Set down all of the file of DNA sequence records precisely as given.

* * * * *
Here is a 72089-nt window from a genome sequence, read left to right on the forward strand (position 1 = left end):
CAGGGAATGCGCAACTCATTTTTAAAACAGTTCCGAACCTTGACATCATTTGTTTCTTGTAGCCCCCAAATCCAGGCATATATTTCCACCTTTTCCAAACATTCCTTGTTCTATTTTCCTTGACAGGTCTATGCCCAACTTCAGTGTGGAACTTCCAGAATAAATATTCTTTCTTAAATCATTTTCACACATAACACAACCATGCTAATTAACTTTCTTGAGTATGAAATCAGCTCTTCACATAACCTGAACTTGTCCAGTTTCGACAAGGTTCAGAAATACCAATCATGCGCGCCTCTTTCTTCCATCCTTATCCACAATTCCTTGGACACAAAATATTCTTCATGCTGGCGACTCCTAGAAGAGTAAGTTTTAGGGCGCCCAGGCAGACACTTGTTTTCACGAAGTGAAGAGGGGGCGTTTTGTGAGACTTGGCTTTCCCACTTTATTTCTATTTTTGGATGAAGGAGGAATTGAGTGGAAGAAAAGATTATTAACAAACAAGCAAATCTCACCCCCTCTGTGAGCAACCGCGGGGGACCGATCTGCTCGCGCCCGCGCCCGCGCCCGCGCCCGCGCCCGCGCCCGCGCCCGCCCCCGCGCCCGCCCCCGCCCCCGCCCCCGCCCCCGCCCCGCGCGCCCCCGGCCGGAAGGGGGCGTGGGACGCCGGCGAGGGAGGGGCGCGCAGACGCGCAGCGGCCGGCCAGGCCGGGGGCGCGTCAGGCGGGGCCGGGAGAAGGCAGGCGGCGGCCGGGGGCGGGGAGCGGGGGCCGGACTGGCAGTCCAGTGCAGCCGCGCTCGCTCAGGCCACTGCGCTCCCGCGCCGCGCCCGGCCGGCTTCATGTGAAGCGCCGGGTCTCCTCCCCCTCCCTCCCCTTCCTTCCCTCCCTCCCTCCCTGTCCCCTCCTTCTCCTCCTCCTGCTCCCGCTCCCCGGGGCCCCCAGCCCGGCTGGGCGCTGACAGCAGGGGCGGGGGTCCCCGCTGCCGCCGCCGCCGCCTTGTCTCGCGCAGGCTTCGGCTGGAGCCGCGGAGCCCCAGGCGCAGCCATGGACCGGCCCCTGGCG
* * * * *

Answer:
Here is a 72089-nt window from a genome sequence, read left to right on the forward strand (position 1 = left end):
CAGGGAATGCGCAACTCATTTTTAAAACAGTTCCGAACCTTGACATCATTTGTTTCTTGTAGCCCCCAAATCCAGGCATATATTTCCACCTTTTCCAAACATTCCTTGTTCTATTTTCCTTGACAGGTCTATGCCCAACTTCAGTGTGGAACTTCCAGAATAAATATTCTTTCTTAAATCATTTTCACACATAACACAACCATGCTAATTAACTTTCTTGAGTATGAAATCAGCTCTTCACATAACCTGAACTTGTCCAGTTTCGACAAGGTTCAGAAATACCAATCATGCGCGCCTCTTTCTTCCATCCTTATCCACAATTCCTTGGACACAAAATATTCTTCATGCTGGCGACTCCTAGAAGAGTAAGTTTTAGGGCGCCCAGGCAGACACTTGTTTTCACGAAGTGAAGAGGGGGCGTTTTGTGAGACTTGGCTTTCCCACTTTATTTCTATTTTTGGATGAAGGAGGAATTGAGTGGAAGAAAAGATTATTAACAAACAAGCAAATCTCACCCCCTCTGTGAGCAACCGCGGGGGACCGATCTGCTCGCGCCCGCGCCCGCGCCCGCGCCCGCGCCCGCGCCCGCGCCCGCCCCCGCGCCCGCCCCCGCCCCCGCCCCCGCCCCCGCCCCGCGCGCCCCCGGCCGGAAGGGGGCGTGGGACGCCGGCGAGGGAGGGGCGCGCAGACGCGCAGCGGCCGGCCAGGCCGGGGGCGCGTCAGGCGGGGCCGGGAGAAGGCAGGCGGCGGCCGGGGGCGGGGAGCGGGGGCCGGACTGGCAGTCCAGTGCAGCCGCGCTCGCTCAGGCCACTGCGCTCCCGCGCCGCGCCCGGCCGGCTTCATGTGAAGCGCCGGGTCTCCTCCCCCTCCCTCCCCTTCCTTCCCTCCCTCCCTCCCTGTCCCCTCCTTCTCCTCCTCCTGCTCCCGCTCCCCGGGGCCCCCAGCCCGGCTGGGCGCTGACAGCAGGGGCGGGGGTCCCCGCTGCCGCCGCCGCCGCCTTGTCTCGCGCAGGCTTCGGCTGGAGCCGCGGAGCCCCAGGCGCAGCCATGGACCGGCCCCTGGCG